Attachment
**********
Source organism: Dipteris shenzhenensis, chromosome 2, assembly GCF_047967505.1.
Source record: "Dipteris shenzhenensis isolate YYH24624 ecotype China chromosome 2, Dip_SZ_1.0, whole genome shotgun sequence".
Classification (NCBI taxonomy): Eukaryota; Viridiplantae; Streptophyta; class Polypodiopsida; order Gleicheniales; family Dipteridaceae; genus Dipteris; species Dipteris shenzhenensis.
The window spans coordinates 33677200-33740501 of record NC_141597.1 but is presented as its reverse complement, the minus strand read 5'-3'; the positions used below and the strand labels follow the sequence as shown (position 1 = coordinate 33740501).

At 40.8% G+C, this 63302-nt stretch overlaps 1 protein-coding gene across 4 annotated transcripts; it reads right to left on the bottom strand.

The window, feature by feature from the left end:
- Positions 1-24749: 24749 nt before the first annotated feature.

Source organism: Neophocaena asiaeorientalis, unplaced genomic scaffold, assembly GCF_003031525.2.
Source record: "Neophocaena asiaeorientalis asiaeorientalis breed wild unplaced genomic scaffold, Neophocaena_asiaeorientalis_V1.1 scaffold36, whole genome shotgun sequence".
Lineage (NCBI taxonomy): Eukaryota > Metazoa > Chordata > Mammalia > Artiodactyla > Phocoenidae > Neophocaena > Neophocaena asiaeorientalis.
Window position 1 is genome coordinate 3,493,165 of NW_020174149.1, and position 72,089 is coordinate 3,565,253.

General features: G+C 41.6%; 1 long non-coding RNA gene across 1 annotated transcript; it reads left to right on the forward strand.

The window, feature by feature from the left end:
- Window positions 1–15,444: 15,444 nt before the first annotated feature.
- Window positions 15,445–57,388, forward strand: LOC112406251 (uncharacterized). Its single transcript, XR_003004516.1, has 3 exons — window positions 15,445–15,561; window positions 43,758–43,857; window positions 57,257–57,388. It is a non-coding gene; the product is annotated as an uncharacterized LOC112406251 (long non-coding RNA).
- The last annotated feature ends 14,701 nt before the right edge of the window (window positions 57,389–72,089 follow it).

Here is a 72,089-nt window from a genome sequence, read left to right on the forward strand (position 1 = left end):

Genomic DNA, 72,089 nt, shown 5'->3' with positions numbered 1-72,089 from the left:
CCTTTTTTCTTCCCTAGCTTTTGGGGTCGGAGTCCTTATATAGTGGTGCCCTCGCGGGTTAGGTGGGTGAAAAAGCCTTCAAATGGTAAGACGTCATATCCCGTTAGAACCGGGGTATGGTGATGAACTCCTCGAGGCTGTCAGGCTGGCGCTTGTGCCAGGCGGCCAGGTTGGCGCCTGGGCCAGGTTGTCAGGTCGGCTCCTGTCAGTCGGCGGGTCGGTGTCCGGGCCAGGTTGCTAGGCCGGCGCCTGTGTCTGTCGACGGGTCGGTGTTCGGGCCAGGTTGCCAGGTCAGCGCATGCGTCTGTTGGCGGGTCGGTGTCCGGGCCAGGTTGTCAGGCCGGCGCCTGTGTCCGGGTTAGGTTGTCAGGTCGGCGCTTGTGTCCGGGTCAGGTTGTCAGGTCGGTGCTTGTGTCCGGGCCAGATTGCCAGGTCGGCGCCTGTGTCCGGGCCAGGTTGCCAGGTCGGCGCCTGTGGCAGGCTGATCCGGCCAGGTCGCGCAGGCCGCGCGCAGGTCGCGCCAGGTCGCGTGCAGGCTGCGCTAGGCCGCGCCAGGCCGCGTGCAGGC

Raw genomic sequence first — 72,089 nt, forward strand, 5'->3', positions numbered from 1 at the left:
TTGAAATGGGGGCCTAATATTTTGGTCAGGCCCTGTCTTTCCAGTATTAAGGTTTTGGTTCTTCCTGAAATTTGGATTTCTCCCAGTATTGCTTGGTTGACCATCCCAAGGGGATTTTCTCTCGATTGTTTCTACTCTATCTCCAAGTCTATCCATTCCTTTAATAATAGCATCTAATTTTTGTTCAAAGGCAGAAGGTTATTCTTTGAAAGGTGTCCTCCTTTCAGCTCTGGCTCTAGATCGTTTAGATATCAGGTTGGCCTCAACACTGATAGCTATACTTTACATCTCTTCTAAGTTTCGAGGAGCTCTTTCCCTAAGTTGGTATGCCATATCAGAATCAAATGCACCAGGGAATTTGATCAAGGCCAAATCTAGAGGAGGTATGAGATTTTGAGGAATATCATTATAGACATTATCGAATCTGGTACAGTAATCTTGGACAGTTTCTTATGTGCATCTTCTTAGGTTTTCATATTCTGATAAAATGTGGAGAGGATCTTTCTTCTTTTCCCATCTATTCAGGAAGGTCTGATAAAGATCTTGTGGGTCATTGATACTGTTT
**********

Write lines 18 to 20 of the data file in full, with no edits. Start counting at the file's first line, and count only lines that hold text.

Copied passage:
Genomic DNA, 72,089 nt, shown 5'->3' with positions numbered 1-72,089 from the left:
CCTTTTTTCTTCCCTAGCTTTTGGGGTCGGAGTCCTTATATAGTGGTGCCCTCGCGGGTTAGGTGGGTGAAAAAGCCTTCAAATGGTAAGACGTCATATCCCGTTAGAACCGGGGTATGGTGATGAACTCCTCGAGGCTGTCAGGCTGGCGCTTGTGCCAGGCGGCCAGGTTGGCGCCTGGGCCAGGTTGTCAGGTCGGCTCCTGTCAGTCGGCGGGTCGGTGTCCGGGCCAGGTTGCTAGGCCGGCGCCTGTGTCTGTCGACGGGTCGGTGTTCGGGCCAGGTTGCCAGGTCAGCGCATGCGTCTGTTGGCGGGTCGGTGTCCGGGCCAGGTTGTCAGGCCGGCGCCTGTGTCCGGGTTAGGTTGTCAGGTCGGCGCTTGTGTCCGGGTCAGGTTGTCAGGTCGGTGCTTGTGTCCGGGCCAGATTGCCAGGTCGGCGCCTGTGTCCGGGCCAGGTTGCCAGGTCGGCGCCTGTGGCAGGCTGATCCGGCCAGGTCGCGCAGGCCGCGCGCAGGTCGCGCCAGGTCGCGTGCAGGCTGCGCTAGGCCGCGCCAGGCCGCGTGCAGGC

Raw genomic sequence first — 72,089 nt, forward strand, 5'->3', positions numbered from 1 at the left: